cover image Ralph Ellison: A Biography

Ralph Ellison: A Biography

Arnold Rampersad, . . Knopf, $35 (657pp) ISBN 978-0-375-40827-4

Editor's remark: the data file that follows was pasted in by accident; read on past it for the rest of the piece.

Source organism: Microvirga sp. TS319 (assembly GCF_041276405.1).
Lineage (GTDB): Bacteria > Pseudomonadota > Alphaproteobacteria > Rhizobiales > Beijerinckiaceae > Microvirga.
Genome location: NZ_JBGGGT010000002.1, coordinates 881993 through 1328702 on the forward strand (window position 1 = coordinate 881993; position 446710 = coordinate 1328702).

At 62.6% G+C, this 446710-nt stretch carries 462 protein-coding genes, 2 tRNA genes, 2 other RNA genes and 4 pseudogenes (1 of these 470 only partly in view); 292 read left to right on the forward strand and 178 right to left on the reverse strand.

Rampersad's new biography sweeps every cobweb out of every nook and cranny of the life of Ralph Ellison (1913–1994), author of one of the seminal works of 20th-century fiction, Invisible Man . Rampersad, a professor of humanities at Stanford and biographer of Langston Hughes, was given unprecedented access to Ellison's extensive correspondence, and it shows: he seems to leave nothing out, including every cold Ellison ever came down with, though the details often add nothing to the developing portrait. The details will make this the definitive biography for now, but work remains to be done, because Rampersad fails to address the lasting question of Ellison's legacy: why he could never produce a second novel in his lifetime. (The biographer doesn't cover the posthumous publication of Ellison's unfinished Juneteenth. ) Ellison never truly embraced the Civil Rights movement, quietly supporting the fight from afar while maintaining that his writing would represent his contribution to the cause. Still, Rampersad does plot how Ellison drew on his experiences in Jim Crow America to produce his groundbreaking novel. He reveals Ellison to have been prickly, short-tempered, self-absorbed and chronically bad to women, but also charming enough to win over influential people. Rampersad provides a wealth of material about Ellison, but synthesizing it all will be up to readers to do for themselves. 24 pages of photos. 40,000 first printing. (Apr.)